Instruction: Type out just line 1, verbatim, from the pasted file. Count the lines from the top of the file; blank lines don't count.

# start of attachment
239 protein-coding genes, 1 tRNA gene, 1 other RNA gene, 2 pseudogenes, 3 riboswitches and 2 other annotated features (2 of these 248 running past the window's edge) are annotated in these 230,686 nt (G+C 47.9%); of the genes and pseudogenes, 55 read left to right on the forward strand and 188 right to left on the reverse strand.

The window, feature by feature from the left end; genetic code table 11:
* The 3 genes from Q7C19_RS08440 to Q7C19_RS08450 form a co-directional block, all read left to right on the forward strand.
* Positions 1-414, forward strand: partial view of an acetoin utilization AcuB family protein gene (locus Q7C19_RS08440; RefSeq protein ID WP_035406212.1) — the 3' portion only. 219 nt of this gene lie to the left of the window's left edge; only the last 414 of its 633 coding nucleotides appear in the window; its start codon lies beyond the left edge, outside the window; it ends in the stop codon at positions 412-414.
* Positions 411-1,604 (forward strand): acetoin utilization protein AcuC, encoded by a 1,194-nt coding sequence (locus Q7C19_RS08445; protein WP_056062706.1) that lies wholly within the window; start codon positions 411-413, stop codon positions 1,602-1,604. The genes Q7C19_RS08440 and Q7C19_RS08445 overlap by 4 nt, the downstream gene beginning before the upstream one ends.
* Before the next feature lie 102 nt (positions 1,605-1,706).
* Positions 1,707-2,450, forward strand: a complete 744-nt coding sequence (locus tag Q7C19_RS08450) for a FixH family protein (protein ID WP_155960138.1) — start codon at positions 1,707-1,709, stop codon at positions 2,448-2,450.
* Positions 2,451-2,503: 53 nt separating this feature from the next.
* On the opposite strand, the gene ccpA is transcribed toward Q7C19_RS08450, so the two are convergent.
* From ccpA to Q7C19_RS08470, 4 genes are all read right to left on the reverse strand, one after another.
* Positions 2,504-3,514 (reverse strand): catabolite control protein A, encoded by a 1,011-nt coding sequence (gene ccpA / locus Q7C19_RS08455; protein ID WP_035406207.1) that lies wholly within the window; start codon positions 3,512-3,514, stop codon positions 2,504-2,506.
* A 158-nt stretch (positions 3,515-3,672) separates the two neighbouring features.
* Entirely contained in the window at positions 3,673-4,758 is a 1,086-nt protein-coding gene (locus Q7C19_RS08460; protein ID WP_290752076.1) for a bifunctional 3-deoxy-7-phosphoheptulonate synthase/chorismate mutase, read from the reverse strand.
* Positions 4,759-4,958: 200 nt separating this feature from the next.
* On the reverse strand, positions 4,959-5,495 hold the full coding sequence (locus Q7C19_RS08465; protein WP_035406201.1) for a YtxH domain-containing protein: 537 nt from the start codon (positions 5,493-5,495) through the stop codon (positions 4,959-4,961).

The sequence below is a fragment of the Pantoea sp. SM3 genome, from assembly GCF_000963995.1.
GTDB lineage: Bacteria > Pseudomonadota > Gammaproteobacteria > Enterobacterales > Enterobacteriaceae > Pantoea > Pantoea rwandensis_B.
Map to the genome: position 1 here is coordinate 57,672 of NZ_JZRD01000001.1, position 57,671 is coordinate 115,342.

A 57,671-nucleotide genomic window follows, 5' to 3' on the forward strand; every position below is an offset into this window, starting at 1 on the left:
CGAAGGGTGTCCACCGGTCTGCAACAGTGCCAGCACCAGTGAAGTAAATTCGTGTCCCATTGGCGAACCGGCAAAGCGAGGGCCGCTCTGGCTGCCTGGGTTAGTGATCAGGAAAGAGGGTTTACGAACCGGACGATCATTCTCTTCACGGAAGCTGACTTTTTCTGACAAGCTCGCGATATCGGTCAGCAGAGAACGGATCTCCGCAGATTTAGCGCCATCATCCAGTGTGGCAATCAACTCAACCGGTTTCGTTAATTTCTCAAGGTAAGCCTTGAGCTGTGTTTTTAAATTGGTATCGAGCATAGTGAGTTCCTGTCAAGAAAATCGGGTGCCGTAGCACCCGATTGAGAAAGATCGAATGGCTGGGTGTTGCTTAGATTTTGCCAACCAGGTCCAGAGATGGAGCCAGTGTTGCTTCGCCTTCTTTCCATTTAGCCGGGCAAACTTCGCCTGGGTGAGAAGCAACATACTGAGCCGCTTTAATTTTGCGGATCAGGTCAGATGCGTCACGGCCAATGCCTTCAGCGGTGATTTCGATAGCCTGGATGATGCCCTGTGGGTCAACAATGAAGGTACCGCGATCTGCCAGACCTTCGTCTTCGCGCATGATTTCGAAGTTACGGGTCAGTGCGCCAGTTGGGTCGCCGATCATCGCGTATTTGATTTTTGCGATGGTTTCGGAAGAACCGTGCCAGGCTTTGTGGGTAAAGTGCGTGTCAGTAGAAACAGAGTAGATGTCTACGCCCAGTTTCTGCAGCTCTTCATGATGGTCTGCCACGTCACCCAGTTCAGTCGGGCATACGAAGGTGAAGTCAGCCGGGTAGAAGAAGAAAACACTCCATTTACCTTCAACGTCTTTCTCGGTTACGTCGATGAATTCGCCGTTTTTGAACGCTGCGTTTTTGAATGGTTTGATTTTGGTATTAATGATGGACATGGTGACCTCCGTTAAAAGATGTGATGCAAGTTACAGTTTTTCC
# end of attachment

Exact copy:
239 protein-coding genes, 1 tRNA gene, 1 other RNA gene, 2 pseudogenes, 3 riboswitches and 2 other annotated features (2 of these 248 running past the window's edge) are annotated in these 230,686 nt (G+C 47.9%); of the genes and pseudogenes, 55 read left to right on the forward strand and 188 right to left on the reverse strand.